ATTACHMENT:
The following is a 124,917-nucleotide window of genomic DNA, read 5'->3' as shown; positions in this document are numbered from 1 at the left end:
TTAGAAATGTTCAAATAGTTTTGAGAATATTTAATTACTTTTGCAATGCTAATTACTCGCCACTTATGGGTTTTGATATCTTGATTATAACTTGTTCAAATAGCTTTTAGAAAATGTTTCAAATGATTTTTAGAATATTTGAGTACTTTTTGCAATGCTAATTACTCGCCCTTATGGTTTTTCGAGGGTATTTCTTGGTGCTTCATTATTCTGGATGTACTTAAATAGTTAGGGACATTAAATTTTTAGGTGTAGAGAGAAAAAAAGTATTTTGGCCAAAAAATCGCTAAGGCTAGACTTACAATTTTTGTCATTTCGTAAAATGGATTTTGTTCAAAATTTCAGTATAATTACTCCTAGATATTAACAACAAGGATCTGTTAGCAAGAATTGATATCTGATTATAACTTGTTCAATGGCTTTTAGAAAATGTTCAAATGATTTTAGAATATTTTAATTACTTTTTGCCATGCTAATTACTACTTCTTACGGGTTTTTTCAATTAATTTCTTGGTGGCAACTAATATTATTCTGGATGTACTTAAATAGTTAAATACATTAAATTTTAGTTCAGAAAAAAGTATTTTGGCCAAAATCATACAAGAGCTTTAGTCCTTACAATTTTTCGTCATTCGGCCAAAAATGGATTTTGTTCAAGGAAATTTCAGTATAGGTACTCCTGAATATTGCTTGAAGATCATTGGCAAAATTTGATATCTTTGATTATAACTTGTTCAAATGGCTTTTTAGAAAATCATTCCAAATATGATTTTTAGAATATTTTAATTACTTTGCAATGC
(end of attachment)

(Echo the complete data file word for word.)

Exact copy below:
The following is a 124,917-nucleotide window of genomic DNA, read 5'->3' as shown; positions in this document are numbered from 1 at the left end:
TTAGAAATGTTCAAATAGTTTTGAGAATATTTAATTACTTTTGCAATGCTAATTACTCGCCACTTATGGGTTTTGATATCTTGATTATAACTTGTTCAAATAGCTTTTAGAAAATGTTTCAAATGATTTTTAGAATATTTGAGTACTTTTTGCAATGCTAATTACTCGCCCTTATGGTTTTTCGAGGGTATTTCTTGGTGCTTCATTATTCTGGATGTACTTAAATAGTTAGGGACATTAAATTTTTAGGTGTAGAGAGAAAAAAAGTATTTTGGCCAAAAAATCGCTAAGGCTAGACTTACAATTTTTGTCATTTCGTAAAATGGATTTTGTTCAAAATTTCAGTATAATTACTCCTAGATATTAACAACAAGGATCTGTTAGCAAGAATTGATATCTGATTATAACTTGTTCAATGGCTTTTAGAAAATGTTCAAATGATTTTAGAATATTTTAATTACTTTTTGCCATGCTAATTACTACTTCTTACGGGTTTTTTCAATTAATTTCTTGGTGGCAACTAATATTATTCTGGATGTACTTAAATAGTTAAATACATTAAATTTTAGTTCAGAAAAAAGTATTTTGGCCAAAATCATACAAGAGCTTTAGTCCTTACAATTTTTCGTCATTCGGCCAAAAATGGATTTTGTTCAAGGAAATTTCAGTATAGGTACTCCTGAATATTGCTTGAAGATCATTGGCAAAATTTGATATCTTTGATTATAACTTGTTCAAATGGCTTTTTAGAAAATCATTCCAAATATGATTTTTAGAATATTTTAATTACTTTGCAATGC